Success of the reform: KSK commander sees new tasks ahead

Two years ago, the future of the Special Forces Command was hanging in the balance after cases of extremism.

Success of the reform: KSK commander sees new tasks ahead

Two years ago, the future of the Special Forces Command was hanging in the balance after cases of extremism. A reform program is now almost fully implemented. The commander looks ahead a year after assuming command.

The commander of the Bundeswehr's Special Forces Command (KSK), Brigadier General Ansgar Meyer, sees the elite association, which has been shaken by cases of extremism, "on the right track" after a few reforms. "With the current status of the reform process, the KSK has the opportunity to focus on deployment and operational readiness again. That's important," said Meyer a year after taking office and a few days before the formal completion of a 60-point program for changes.

Meyer was also the last commander of the German contingent in Afghanistan before moving to the KSK location in Calw in Baden-Württemberg in September last year. "The vast majority of the KSK has faithfully and loyally carried out its mission. These men and women are going along with the reform process that has been embarked on with deep conviction," said Meyer. Because of the special camaraderie and the necessary relationship of trust, there was not enough reaction in the past. "Wrong developments were not recognized early on and no countermeasures were taken. After a year as the responsible commander, I believe that a lot could have been avoided," he said.

A good two years ago, the future of the elite unit seemed to be hanging in the balance. There had been right-wing extremist incidents, the discovery of a weapon cached by a soldier and irregularities in the handling of ammunition. The 2nd KSK company was disbanded in July 2020. However, many of the suspects were no longer there by that time.

The KSK visitor center will open in Calw on Tuesday. It is intended to stand for more transparent public relations work and contribute to better integration of the KSK in the Bundeswehr and in society.

The change in the security policy situation throughout Europe after the Russian attack on Ukraine has now also reached the KSK. According to Meyer, the association is ready for orders to defend the partners in the transatlantic alliance. The plans for this are currently being reworked in NATO. There is already a partner program with Lithuania and increased cooperation, which will later be extended to the other Baltic States and Poland.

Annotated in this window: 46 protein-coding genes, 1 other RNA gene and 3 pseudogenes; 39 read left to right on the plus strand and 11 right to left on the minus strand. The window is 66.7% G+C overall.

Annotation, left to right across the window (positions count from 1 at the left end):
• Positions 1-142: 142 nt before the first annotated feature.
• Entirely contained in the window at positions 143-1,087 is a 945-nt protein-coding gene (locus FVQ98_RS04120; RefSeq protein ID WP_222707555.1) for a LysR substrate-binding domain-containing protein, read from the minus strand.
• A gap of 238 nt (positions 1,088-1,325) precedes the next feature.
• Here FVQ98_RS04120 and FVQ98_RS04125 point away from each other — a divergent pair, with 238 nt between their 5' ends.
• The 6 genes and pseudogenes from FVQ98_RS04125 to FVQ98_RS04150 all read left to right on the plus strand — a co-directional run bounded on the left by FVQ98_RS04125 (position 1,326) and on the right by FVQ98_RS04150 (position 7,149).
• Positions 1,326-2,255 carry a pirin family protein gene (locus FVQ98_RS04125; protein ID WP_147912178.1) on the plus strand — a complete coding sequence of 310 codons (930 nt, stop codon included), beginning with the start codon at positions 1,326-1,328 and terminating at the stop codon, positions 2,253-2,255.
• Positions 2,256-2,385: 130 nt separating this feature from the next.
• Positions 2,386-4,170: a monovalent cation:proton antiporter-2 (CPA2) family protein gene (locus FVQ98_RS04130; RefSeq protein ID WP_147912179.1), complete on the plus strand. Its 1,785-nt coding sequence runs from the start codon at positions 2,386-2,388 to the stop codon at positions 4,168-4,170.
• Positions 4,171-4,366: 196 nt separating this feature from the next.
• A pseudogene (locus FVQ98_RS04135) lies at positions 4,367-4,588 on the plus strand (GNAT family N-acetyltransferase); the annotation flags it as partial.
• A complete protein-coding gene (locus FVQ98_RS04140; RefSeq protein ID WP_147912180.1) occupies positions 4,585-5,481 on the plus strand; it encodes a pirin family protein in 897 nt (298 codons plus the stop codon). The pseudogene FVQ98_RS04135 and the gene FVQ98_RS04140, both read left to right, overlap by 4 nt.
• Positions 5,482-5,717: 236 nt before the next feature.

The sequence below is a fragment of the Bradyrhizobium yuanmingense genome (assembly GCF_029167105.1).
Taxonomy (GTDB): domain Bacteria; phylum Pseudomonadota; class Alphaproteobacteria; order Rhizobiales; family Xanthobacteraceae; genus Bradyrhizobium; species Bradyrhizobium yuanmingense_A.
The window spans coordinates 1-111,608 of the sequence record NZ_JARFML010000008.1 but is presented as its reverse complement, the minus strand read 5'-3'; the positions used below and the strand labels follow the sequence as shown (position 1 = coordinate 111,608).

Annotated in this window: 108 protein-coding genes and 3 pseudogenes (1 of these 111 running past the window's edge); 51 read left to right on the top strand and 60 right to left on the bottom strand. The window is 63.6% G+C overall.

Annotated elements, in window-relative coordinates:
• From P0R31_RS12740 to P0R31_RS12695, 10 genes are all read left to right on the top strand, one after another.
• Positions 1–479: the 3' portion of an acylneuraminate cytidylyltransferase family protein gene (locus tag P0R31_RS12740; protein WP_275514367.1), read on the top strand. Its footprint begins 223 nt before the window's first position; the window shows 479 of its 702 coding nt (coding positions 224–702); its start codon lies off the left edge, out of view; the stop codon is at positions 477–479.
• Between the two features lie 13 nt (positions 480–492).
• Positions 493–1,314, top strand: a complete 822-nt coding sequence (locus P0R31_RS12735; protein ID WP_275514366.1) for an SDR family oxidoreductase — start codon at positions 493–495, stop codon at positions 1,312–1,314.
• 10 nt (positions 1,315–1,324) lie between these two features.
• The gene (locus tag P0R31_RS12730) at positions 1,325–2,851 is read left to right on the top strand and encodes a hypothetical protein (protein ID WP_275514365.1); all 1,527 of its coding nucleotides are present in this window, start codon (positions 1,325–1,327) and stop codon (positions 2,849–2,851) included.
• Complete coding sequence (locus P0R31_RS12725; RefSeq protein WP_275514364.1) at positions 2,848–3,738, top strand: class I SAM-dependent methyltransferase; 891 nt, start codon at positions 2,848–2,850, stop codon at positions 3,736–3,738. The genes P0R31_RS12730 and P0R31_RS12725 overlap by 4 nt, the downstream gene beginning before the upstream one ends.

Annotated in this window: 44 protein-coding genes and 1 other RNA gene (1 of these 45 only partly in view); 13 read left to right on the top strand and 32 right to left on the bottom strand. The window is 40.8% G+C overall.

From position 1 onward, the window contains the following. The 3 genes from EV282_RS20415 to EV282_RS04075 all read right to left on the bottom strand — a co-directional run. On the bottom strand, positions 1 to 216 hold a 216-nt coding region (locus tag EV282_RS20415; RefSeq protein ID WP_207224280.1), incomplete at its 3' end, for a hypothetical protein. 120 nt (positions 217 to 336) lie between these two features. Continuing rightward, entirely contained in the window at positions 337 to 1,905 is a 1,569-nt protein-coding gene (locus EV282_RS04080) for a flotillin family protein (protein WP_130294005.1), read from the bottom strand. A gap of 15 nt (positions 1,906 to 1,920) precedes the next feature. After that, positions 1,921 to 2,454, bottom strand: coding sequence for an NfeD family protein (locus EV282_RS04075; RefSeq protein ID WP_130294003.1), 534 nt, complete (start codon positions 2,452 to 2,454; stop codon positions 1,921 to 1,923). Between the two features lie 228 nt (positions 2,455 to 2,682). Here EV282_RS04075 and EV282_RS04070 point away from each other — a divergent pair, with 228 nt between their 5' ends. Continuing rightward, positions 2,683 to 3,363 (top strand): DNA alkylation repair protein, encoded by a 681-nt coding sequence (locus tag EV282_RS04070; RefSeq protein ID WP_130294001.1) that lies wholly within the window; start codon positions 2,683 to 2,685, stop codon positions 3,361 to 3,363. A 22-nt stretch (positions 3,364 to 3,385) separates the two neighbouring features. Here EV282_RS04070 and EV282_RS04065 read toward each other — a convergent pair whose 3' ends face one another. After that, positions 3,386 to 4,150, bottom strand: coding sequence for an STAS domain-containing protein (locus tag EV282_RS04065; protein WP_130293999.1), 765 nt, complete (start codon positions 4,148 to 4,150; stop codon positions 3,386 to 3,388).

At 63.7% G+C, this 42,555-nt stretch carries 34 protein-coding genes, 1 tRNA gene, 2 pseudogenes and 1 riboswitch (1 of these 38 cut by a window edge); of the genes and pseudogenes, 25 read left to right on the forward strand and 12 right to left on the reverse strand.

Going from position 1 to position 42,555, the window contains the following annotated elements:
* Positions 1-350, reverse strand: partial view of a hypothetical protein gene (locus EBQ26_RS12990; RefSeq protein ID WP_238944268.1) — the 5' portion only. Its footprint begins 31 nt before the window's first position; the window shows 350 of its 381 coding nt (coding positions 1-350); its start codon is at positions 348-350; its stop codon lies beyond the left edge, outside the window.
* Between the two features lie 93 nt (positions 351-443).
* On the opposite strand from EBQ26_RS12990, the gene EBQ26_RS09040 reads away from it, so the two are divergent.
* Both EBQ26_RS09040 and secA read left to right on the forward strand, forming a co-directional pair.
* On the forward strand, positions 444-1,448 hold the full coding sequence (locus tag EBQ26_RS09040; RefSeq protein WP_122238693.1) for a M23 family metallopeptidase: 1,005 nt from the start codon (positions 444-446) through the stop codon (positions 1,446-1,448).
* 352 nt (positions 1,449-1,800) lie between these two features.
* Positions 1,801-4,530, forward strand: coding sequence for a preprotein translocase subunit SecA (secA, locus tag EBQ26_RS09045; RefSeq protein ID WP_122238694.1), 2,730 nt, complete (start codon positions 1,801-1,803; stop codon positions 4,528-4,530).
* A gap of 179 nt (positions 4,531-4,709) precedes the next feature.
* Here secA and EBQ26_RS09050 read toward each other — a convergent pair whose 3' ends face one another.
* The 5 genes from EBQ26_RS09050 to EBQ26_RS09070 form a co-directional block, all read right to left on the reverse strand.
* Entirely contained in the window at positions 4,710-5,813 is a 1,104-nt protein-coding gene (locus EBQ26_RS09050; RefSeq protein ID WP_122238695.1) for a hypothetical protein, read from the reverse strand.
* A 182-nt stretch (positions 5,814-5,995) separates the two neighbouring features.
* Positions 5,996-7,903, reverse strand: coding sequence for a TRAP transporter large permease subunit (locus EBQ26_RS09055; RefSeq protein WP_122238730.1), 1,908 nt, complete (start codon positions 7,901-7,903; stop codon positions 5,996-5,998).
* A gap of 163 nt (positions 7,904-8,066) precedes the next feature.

The tasks of special forces include rescuing hostages and evacuation operations, but also reconnaissance behind enemy lines and combating so-called high-value targets. "We have many skills. Do these skills still fit an extended range of tasks? That must now be critically examined. Of course, this must also be supported politically," said Meyer. And: "There are special forces in the world that also officially have the portfolio to destabilize states. That would be difficult for me to imagine from a German point of view."

The way the KSK is trained, the command can also carry out tasks within the framework of the alliance's defense "which can achieve a relatively high effect with a small amount of force," said Meyer. There must be a discussion about the possibilities and limits. Meyer: "At the moment I would see the task of special forces in such a case as more of fighting special forces who are trying to attack us. So educate, fight, prevent that from happening at all."

The conflict in Ukraine shows that special forces are used in a variety of ways and not always in special operations. Meyer: "Especially the Ukrainian special forces were able to solve many situations in the fighter battle, were able to resist, were able to bring attack spearheads to a halt because they were highly professional, well trained, well equipped and able to react quickly." Meyer pointed out the consequences of deployment decisions: "You have to be aware that there is no such thing as a clean war. There will always be collateral damage, there will always be victims."

Finding suitable soldiers for the KSK in sufficient numbers remains a difficult task. "I need the commando soldier who can take a five-story house by storm and is still fit enough to decide mentally: shoot or not shoot," said Meyer. "Everything has to be right and coherent". "Ultimately, if it were a matter of freeing a hostage, for example, you have to decide in fractions of a second: This is the hostage. This is possibly a hostage-taker who is endangering us both, the hostage and me. And this is a bystander." Working together in small groups is a key to success. The General: "Our main weapon system is the team."

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